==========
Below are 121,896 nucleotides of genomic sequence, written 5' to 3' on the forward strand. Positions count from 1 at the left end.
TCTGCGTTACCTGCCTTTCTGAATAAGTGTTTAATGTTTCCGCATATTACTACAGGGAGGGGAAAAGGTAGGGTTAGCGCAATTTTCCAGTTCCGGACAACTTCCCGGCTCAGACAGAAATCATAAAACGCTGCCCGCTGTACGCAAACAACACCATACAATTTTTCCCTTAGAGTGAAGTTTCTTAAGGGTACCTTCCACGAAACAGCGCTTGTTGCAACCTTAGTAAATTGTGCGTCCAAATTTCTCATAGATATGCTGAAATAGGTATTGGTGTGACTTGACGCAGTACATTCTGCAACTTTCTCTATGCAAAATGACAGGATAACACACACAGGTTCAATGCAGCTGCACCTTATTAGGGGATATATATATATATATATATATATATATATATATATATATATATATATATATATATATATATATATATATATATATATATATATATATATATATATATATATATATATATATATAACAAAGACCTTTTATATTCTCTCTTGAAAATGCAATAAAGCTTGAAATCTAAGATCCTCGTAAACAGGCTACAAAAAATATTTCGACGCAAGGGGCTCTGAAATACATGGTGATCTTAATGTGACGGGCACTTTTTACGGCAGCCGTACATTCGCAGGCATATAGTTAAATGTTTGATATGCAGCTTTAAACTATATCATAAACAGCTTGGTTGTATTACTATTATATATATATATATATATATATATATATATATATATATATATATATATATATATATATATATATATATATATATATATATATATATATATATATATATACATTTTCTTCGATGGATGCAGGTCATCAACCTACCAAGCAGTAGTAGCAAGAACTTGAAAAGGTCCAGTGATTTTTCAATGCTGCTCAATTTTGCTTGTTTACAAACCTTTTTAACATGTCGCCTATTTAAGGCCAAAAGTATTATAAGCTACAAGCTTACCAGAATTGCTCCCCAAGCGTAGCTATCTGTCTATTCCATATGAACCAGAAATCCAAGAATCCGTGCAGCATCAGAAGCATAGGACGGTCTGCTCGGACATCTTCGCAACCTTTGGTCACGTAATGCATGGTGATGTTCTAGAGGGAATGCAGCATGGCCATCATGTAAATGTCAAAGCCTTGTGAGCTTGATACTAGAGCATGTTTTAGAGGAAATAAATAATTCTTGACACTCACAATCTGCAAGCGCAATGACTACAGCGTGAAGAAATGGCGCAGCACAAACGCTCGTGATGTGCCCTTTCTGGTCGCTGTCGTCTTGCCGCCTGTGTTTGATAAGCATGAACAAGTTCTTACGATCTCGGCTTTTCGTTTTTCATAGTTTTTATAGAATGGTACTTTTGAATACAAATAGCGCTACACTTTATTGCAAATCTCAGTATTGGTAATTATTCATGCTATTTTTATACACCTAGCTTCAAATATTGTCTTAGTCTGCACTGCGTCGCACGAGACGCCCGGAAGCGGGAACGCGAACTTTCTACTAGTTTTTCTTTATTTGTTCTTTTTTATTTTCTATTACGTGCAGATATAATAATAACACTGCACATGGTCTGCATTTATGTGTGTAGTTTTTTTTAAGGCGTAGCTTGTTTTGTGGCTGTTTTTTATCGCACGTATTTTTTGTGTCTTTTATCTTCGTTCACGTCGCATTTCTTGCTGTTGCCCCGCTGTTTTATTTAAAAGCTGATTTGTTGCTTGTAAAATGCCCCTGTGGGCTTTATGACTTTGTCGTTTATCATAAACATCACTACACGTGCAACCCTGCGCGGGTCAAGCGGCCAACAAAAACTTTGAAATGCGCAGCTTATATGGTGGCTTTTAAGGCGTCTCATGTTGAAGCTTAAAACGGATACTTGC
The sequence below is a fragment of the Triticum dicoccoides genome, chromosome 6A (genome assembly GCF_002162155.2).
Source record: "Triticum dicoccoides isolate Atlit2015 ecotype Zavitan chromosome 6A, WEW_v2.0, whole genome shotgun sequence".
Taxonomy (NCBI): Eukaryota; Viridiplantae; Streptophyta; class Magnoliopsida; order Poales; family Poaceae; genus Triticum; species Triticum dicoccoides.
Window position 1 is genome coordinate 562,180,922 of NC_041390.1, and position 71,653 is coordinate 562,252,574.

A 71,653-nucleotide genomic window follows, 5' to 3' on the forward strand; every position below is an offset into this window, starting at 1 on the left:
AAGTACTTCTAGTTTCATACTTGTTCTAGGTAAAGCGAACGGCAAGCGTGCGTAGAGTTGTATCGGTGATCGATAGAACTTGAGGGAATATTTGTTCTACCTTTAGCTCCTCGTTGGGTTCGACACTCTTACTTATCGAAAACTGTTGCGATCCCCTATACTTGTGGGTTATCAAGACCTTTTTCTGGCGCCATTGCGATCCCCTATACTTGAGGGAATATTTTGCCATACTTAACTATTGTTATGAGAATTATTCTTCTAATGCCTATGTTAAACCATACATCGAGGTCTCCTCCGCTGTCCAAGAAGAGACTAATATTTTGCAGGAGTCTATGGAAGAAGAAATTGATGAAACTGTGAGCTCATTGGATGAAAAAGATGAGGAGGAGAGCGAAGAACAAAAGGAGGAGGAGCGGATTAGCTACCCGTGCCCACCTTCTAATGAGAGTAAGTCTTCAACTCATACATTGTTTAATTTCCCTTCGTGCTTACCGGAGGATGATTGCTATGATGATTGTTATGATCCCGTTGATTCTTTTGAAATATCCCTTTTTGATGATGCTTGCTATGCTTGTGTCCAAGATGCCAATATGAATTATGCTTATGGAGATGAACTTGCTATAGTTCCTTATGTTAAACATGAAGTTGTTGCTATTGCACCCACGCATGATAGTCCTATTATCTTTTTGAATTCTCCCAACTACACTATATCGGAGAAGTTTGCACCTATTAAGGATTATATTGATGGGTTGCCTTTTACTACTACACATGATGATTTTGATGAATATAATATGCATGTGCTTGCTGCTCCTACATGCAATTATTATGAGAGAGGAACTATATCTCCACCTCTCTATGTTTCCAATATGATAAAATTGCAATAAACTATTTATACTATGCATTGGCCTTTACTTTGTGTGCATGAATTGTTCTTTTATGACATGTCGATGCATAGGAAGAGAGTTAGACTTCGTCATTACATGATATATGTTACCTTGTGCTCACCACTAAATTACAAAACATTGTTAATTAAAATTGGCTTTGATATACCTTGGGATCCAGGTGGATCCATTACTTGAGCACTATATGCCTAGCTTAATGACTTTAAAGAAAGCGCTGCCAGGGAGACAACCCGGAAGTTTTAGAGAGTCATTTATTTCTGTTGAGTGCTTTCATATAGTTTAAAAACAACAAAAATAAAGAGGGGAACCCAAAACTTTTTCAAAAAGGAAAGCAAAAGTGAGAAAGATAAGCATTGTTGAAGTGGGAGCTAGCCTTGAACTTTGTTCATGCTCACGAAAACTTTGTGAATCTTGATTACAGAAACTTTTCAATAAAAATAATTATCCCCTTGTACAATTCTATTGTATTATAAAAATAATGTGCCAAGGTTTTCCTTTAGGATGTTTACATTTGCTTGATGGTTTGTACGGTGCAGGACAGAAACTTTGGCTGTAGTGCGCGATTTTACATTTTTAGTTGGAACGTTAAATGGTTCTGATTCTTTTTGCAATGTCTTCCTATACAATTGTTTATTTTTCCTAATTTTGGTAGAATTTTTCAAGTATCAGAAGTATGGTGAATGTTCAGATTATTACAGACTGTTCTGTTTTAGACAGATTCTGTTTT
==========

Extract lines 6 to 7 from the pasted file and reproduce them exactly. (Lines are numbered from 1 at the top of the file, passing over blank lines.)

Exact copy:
Window position 1 is genome coordinate 562,180,922 of NC_041390.1, and position 71,653 is coordinate 562,252,574.

A 71,653-nucleotide genomic window follows, 5' to 3' on the forward strand; every position below is an offset into this window, starting at 1 on the left: